By Friday, February 26, reported losses had risen to $150,000. However, only about half the owners of the 416 rifled boxes had reported their losses to police. The insurance adjusters thought insurance losses would remain light, since apparently all the thieves had taken was cash. Detective Sergeant Thomas believed many victims were reluctant to declare how much or what had been in their safe-deposit boxes, fearing problems with police or the Internal Revenue Service. The biggest loss was suffered by an Alaskan who reported keeping $33,000 cash in his box. Another victim reported that $10,000 in U.S. Savings Bonds had been stolen and provided the police with the serial numbers. Investigators estimated actual losses were probably between $200,000 and $500,000.
Thieves Local and Knowledgeable
Seattle detectives had few clues to follow. A picture of the tools used in the burglary was published in the Seattle Post-Intelligencer, captioned: “Can you recognize any of these tools?” On Saturday, February 27, Detective Sergeant Thomas disclosed to the press that many of items had been purchased in downtown hardware stores. A clerk at Schwabacher Hardware, 401 1st Avenue S, positively identified a sledgehammer as one purchased there on Thursday, February 18.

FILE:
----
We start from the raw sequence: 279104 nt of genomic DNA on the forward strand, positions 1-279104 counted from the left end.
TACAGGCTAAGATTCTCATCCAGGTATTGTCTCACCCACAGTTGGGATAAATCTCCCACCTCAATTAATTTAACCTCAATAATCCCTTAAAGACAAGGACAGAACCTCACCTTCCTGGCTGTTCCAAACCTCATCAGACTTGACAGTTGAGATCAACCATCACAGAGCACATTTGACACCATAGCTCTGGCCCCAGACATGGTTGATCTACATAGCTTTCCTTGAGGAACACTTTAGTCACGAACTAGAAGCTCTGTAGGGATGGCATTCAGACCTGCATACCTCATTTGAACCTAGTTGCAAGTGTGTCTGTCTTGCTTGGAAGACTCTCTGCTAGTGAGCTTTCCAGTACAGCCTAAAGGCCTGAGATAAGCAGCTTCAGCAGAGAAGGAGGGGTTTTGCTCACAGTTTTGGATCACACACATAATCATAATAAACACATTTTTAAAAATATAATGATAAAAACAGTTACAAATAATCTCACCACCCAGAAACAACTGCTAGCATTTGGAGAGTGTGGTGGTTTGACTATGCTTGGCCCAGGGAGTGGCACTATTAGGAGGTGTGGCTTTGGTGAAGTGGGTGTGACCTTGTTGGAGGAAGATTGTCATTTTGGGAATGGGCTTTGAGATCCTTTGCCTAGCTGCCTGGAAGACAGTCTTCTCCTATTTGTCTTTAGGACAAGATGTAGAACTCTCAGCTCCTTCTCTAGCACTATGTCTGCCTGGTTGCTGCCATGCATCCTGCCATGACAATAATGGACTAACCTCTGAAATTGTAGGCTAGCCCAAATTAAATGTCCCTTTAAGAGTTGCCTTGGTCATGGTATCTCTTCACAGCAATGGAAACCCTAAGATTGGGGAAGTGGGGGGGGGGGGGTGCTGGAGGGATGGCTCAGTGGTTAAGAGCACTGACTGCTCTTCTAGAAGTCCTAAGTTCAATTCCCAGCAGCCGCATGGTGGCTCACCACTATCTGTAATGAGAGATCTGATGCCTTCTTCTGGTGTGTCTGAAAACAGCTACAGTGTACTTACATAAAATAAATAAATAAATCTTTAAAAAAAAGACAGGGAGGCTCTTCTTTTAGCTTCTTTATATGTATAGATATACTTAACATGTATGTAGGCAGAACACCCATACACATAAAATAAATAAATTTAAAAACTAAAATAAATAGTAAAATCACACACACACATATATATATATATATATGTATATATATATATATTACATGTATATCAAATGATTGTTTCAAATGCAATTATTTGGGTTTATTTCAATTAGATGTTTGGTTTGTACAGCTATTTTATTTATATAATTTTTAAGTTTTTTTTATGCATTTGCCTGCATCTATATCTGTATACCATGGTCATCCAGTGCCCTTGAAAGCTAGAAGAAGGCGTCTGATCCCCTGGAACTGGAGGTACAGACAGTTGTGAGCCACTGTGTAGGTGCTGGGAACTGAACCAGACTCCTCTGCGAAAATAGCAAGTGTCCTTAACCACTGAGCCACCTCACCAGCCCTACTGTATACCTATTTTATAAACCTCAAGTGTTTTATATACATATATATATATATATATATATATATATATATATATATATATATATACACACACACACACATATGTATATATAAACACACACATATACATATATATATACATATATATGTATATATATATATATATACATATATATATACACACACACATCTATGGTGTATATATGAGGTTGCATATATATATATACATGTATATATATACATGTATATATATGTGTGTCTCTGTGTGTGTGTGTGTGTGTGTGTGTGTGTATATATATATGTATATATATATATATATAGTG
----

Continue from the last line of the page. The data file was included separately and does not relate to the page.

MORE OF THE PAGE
Detectives also learned the heavy acetylene and oxygen tanks and welding equipment had been rented from a welding supply company in Tacoma on Friday, February 19. After picking up the apparatus, the suspect made two more trips to the supplier for parts. He told the clerk the apparatus was for a garage and gave the address of the Pierce County Hospital. The suspect, described as a thin, white male, about 30-years-old, with wavy blond hair, was driving a nondescript 1940s-model Chevrolet delivery van. The description tallied closely those of witnesses in Seattle.
And that’s where the investigation died. Some cynics supposed the vaults were used by corrupt city officials to hide caches of “dirty” money and inside knowledge of the vaults, the perfect timing and flawless execution of the burglary suggested police involvement. The perpetrators of one of Seattle’s biggest heists were never identified or caught, and the case was never solved. The only other clue to surface was a single stolen bond that showed up later in Nevada.